Federal health officials have been critical of quarantines of medical workers returning from West Africa, saying it could discourage volunteers from traveling to the danger zone. But that's not discouraging one doctor in New Hampshire. The Deputy State Epidemiologist Dr. Elizabeth Talbot is leaving this weekend to join the fight against Ebola.
Dr. Elizabeth Talbot says she loves her job because it's challenging, but says her biggest challenge might be just ahead.
In four days, she is leaving her three kids and her husband to go to Liberia.
"I am concerned for my family," Dr. Talbot said.
She's says she's not concerned about what will happen in West Africa, but about how her decision will impact her family.
"I want people to understand that this is a community effort and I am looking for them to support our family and not be afraid," Dr. Talbot said.
Dr. Talbot will be supervising what she calls an "Ebola control university" where humanitarian workers will get a ten-day training on how to effectively and safely treat Ebola patients and protect themselves.
"There will be classes of 30 going through consecutively until this is over," she explained.
The trainings will be held at an abandoned university in Bang, Liberia. She says the former students, faculty, and staff of the university have either died from Ebola or fled the area to avoid contact with infected people.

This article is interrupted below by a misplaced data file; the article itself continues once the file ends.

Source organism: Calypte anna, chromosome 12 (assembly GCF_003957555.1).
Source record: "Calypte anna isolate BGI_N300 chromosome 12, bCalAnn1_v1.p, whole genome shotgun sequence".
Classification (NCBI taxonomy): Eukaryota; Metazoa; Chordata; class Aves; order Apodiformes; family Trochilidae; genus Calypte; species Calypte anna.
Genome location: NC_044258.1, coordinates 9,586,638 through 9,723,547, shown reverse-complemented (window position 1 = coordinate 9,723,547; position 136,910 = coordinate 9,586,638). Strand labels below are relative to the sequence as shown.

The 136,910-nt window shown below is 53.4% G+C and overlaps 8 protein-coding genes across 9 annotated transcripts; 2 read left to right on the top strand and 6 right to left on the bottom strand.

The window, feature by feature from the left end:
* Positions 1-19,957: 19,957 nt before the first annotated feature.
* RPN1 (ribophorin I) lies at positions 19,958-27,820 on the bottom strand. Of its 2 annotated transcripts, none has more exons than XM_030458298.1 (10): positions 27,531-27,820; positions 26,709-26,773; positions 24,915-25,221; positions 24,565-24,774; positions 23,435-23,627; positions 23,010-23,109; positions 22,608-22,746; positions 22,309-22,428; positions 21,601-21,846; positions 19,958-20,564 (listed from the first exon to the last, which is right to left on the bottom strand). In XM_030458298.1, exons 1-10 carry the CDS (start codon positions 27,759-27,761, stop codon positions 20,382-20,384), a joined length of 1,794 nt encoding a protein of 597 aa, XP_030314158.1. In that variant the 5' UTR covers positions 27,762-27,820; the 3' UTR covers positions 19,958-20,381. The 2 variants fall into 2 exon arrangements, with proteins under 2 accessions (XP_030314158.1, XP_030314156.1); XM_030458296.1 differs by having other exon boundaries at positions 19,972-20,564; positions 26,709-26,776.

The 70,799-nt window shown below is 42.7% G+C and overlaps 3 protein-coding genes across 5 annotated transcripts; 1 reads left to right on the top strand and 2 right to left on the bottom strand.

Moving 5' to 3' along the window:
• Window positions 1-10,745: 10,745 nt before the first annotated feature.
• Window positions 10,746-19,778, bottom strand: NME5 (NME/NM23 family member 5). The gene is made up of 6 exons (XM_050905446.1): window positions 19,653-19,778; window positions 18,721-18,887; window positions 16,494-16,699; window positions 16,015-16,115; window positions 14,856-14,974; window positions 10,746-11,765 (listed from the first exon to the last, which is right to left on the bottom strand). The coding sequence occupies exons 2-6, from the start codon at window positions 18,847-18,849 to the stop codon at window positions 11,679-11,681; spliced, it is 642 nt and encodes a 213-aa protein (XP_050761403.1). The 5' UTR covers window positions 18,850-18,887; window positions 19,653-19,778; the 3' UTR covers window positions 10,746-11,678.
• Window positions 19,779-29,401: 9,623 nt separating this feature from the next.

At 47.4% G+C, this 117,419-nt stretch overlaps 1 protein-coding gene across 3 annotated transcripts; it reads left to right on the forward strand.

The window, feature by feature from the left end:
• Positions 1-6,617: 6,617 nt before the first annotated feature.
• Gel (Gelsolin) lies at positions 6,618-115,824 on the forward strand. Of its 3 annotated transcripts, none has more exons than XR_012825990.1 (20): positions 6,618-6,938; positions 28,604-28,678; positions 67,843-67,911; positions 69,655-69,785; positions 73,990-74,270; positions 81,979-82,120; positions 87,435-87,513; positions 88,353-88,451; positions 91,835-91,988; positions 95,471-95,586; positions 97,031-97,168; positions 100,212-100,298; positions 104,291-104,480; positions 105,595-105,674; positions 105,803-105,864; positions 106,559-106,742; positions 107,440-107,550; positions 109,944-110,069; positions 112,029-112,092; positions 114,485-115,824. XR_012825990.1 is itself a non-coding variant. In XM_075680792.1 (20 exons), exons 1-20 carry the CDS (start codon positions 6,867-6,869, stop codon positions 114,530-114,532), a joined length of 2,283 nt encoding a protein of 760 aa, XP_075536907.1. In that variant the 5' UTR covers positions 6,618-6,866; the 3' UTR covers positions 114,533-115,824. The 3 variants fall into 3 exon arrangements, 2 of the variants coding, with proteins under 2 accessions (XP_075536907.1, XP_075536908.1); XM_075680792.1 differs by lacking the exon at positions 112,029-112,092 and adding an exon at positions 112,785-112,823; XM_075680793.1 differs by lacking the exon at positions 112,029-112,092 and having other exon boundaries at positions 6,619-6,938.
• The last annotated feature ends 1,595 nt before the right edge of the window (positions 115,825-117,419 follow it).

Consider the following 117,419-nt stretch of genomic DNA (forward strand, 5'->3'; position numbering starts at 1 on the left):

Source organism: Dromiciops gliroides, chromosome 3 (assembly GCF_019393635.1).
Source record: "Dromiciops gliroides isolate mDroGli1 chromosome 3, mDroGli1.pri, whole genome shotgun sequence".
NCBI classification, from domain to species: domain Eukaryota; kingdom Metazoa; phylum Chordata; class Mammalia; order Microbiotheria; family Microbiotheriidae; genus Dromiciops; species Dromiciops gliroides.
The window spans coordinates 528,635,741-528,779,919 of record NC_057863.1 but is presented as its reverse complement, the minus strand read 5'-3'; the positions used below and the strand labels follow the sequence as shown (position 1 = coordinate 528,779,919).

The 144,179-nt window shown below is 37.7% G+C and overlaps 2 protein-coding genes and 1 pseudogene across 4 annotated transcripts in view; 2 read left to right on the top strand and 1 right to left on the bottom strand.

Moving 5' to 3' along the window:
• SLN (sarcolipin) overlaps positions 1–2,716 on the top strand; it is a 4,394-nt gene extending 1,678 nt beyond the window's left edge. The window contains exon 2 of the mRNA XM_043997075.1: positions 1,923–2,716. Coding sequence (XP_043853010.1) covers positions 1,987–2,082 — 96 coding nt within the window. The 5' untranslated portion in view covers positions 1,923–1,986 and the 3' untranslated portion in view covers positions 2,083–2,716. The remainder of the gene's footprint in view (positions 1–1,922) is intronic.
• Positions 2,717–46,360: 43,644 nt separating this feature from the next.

"The catastrophe of West Africa is immeasurable right now," Dr. Talbot said.
She will be the second Granite Stater on the front lines of the battle with this deadly disease. Brigadier General Peter Corey with the New Hampshire National Guard left for Liberia at the end of September.
"I am incredibly proud of their commitment and the way they look at things and put everything on the line," said the Director of the NH Division of Public Health Services Dr. Jose Montero.
For decades, Dr. Talbot has traveled overseas for similar work, but she says joining the fight against Ebola has proven different than the rest.
"I have never had to explain myself for responding to an outbreak, but in this case, people want to know why," she said.
It's because, Dr. Talbot says, the only way to protect the world from the spread of Ebola, is to go directly to the source.
"The time is now, every day and week that goes by with this unabated is a disaster for the globe," she said. "I would love to be a small part of turning this around."
After her four weeks in Liberia, Dr. Talbot will go into isolation for 21 days. She hopes to be healthy and able to hug her family by Christmas.